The News Tribune, Tacoma, WA, 06/03/03
    State: WA

    A 64-year-old Tacoma, Wash., resident confined to his bed managed to defend himself when attacked by an intruder. He had just heard his wife leave the house when there was a loud bang, and then the back door was kicked in. The homeowner grabbed his gun in one hand and the phone to dial 9-1-1 with the other. That's when a strange man entered his room, hiding his face with a handkerchief and intoning, "I'm going to get you." According to the resident, "That's when I shot him." The wounded intruder and an accomplice fled, and police alerted area hospitals. The homeownerwho said hes kept a gun in his home for protection for years, but had not fired it outside the range before the incidentsaid, "I'm thoroughly convinced this guy would have killed me."

    The Northern Light, Blaine, WA, 04/03/03
    State: WA

    One Sunday evening, a Custer, Wash., resident noticed a strange vehicle parked near a storage shed on his property. Seeing that the shed had been broken into, he picked up a shotgun and went to investigate. As a man came out of the shed, the armed homeowner confronted him. The trespasser then grabbed a gun out of his own car and pointed it at the homeowner who responded by shooting the burglar. Sergeant John Barribal reported that the suspect, Matthew Brown, was treated for facial wounds and booked on suspicion of first-degree burglary and assault.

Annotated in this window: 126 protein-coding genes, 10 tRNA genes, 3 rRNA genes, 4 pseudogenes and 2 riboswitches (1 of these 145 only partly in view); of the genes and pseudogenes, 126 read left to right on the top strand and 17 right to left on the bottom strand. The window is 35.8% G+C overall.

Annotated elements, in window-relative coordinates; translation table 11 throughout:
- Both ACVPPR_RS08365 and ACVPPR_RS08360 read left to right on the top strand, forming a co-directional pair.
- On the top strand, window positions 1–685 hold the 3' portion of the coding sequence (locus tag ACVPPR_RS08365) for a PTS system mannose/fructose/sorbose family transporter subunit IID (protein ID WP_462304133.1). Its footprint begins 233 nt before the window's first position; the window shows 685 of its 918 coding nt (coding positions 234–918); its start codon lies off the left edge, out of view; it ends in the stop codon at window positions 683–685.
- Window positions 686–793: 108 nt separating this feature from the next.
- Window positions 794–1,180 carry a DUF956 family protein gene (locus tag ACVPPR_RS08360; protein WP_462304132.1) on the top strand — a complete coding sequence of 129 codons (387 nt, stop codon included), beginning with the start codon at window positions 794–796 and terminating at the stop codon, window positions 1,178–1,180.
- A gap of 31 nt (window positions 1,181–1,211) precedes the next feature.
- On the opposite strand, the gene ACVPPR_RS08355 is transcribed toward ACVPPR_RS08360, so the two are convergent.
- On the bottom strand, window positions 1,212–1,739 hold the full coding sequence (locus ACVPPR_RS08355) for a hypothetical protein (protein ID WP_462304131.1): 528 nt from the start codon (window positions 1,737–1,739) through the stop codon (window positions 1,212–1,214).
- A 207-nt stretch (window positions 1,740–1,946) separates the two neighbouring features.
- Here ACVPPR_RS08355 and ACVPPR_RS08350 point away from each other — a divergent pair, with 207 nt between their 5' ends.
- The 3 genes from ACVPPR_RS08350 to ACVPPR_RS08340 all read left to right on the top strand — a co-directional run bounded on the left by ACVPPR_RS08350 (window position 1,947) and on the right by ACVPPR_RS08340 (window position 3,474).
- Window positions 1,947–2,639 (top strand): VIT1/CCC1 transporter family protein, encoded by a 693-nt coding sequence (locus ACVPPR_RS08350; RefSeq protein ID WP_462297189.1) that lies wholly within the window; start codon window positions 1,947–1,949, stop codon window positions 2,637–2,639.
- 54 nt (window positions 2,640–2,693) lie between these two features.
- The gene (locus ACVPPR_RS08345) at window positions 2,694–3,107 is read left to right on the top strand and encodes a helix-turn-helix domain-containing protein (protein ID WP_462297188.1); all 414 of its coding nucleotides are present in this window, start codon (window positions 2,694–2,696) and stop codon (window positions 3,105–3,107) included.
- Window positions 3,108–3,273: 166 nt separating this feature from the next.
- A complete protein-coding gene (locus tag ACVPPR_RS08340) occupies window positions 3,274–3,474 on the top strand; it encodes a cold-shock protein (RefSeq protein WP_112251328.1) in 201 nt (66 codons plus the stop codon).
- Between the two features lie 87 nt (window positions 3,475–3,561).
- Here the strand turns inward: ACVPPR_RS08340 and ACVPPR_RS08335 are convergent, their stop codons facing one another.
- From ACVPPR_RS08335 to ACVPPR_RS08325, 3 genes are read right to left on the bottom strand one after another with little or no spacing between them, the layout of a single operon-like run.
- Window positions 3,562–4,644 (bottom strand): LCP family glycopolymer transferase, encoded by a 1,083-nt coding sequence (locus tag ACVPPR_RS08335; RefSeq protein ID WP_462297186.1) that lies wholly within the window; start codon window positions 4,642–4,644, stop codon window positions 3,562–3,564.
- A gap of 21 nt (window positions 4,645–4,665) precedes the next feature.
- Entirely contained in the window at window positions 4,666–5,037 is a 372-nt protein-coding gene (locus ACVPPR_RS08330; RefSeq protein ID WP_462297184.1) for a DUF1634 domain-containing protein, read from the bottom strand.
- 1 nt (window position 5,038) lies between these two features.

South County Journal, Kent, WA, 09/24/02
    State: WA

    A Kent, Wash., jewelry store owner decided he'd had enough and wasn't going to take it anymore. Chuck Hohner waited on a customer one Friday for about a half hour when the man said he'd be back on Saturday to make a purchase. When the man returned the next day, the jeweler opened the secured door to let him in. Then the man pulled a revolver and forced Hohner to the back of the store where he tied him up with plastic ties and made him lie face down on the floor. "A pretty vulnerable feeling," said Hohner. "My life was really on the line." The jeweler was able to get his hands free, but waited until the robber was occupied pulling merchandise from the showcases. Then Hohner sprang into action, jumping to his feet, grabbing a shotgun and firing at the robber. The suspect fired four shots at Hohner, but the owner wasn't injured. "I just started letting loose toward the door" as the crook made his way toward the exit, Hohner recounted. "Cock it, shoot it, take a few steps." The robber escaped, but may have been injured. Hohner said he was scared, but could not just lie there. "I come from that old school that says you take care of your family, your property, your neighbors and your country."

    Seattle Post-Intelligencer, Seattle, WA, 4/26/02
    State: WA